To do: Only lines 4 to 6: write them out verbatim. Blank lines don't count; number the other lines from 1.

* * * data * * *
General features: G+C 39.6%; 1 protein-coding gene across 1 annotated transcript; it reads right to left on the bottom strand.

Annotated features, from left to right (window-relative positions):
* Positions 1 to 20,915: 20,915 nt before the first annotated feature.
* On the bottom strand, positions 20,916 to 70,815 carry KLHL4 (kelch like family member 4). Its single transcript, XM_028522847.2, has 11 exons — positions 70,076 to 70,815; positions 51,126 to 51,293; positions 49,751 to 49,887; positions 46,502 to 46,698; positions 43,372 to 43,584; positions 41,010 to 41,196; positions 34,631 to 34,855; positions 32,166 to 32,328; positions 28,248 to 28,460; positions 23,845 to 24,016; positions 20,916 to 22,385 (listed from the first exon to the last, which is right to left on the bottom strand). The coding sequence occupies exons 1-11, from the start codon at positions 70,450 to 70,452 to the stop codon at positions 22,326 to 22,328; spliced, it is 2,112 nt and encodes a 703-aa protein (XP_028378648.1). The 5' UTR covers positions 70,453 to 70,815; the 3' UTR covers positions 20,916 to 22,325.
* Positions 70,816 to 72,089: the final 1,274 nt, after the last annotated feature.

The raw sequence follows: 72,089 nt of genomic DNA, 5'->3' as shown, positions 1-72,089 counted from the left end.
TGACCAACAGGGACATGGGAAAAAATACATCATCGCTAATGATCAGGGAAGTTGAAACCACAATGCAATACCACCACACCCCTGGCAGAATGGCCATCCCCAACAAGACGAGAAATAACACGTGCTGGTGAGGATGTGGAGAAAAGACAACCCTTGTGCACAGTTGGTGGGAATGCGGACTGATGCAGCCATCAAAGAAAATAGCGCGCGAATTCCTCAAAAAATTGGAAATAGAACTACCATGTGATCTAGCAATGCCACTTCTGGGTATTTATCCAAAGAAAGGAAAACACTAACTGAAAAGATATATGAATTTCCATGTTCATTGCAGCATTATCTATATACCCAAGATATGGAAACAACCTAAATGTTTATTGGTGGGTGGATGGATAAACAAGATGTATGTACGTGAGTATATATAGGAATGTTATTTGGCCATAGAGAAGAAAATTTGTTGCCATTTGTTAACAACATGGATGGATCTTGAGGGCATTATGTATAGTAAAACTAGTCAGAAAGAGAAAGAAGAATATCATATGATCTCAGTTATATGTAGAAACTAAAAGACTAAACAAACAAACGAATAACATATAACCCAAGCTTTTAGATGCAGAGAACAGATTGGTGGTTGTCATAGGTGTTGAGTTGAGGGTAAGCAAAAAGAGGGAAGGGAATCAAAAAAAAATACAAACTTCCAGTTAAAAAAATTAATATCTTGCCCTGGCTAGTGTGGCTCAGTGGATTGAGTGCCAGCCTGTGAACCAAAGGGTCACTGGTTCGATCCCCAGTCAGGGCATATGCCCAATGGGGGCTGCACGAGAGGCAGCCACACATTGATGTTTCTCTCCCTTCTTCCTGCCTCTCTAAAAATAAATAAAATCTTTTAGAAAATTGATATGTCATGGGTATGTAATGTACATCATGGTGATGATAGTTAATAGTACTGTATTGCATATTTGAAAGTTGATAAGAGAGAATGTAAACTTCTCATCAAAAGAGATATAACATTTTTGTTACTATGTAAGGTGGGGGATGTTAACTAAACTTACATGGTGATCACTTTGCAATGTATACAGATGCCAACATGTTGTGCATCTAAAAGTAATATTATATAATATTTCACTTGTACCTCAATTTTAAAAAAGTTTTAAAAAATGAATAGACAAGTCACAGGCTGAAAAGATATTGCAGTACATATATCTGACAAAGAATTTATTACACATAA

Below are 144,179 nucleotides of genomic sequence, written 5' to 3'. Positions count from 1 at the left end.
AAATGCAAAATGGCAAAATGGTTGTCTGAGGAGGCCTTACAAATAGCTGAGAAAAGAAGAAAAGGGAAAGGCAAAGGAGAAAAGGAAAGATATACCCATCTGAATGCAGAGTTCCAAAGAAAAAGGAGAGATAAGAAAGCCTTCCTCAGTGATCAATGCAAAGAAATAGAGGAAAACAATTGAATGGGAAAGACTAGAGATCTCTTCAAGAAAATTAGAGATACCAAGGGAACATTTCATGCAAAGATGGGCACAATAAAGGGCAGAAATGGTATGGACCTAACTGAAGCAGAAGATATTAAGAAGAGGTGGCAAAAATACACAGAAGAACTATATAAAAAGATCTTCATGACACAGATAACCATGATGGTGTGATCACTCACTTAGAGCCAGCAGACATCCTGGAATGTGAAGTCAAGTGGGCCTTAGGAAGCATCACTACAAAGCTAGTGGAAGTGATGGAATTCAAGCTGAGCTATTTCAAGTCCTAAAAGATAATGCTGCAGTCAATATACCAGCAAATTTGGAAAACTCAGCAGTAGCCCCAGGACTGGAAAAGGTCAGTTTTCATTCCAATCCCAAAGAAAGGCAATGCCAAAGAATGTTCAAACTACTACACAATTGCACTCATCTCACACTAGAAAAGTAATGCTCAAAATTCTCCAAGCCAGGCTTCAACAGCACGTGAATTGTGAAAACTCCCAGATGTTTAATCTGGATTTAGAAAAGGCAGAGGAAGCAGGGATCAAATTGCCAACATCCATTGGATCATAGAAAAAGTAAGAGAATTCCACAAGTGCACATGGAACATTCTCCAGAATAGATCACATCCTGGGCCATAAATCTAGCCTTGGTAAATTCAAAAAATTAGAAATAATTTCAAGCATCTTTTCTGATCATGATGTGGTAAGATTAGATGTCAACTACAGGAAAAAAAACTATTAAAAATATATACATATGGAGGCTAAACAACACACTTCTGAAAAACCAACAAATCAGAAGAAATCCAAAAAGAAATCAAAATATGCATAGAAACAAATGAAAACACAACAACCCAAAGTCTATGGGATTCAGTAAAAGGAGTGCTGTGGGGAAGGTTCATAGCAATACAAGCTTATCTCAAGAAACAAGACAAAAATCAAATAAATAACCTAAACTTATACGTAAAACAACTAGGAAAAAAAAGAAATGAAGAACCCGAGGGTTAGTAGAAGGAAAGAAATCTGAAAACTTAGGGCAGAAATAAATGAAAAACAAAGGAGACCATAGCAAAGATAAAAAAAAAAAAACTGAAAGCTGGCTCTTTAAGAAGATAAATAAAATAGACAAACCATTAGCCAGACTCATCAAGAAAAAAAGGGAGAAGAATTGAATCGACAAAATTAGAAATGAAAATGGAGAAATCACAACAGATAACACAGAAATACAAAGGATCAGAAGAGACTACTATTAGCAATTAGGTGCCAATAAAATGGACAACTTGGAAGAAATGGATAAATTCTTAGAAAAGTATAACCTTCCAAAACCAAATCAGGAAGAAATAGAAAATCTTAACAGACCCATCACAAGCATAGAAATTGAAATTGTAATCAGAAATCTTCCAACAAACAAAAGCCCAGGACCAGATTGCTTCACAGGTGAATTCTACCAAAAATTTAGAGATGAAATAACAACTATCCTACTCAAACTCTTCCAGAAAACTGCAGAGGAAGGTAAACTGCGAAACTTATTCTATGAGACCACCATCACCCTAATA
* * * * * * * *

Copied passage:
* On the bottom strand, positions 20,916 to 70,815 carry KLHL4 (kelch like family member 4). Its single transcript, XM_028522847.2, has 11 exons — positions 70,076 to 70,815; positions 51,126 to 51,293; positions 49,751 to 49,887; positions 46,502 to 46,698; positions 43,372 to 43,584; positions 41,010 to 41,196; positions 34,631 to 34,855; positions 32,166 to 32,328; positions 28,248 to 28,460; positions 23,845 to 24,016; positions 20,916 to 22,385 (listed from the first exon to the last, which is right to left on the bottom strand). The coding sequence occupies exons 1-11, from the start codon at positions 70,450 to 70,452 to the stop codon at positions 22,326 to 22,328; spliced, it is 2,112 nt and encodes a 703-aa protein (XP_028378648.1). The 5' UTR covers positions 70,453 to 70,815; the 3' UTR covers positions 20,916 to 22,325.
* Positions 70,816 to 72,089: the final 1,274 nt, after the last annotated feature.

The raw sequence follows: 72,089 nt of genomic DNA, 5'->3' as shown, positions 1-72,089 counted from the left end.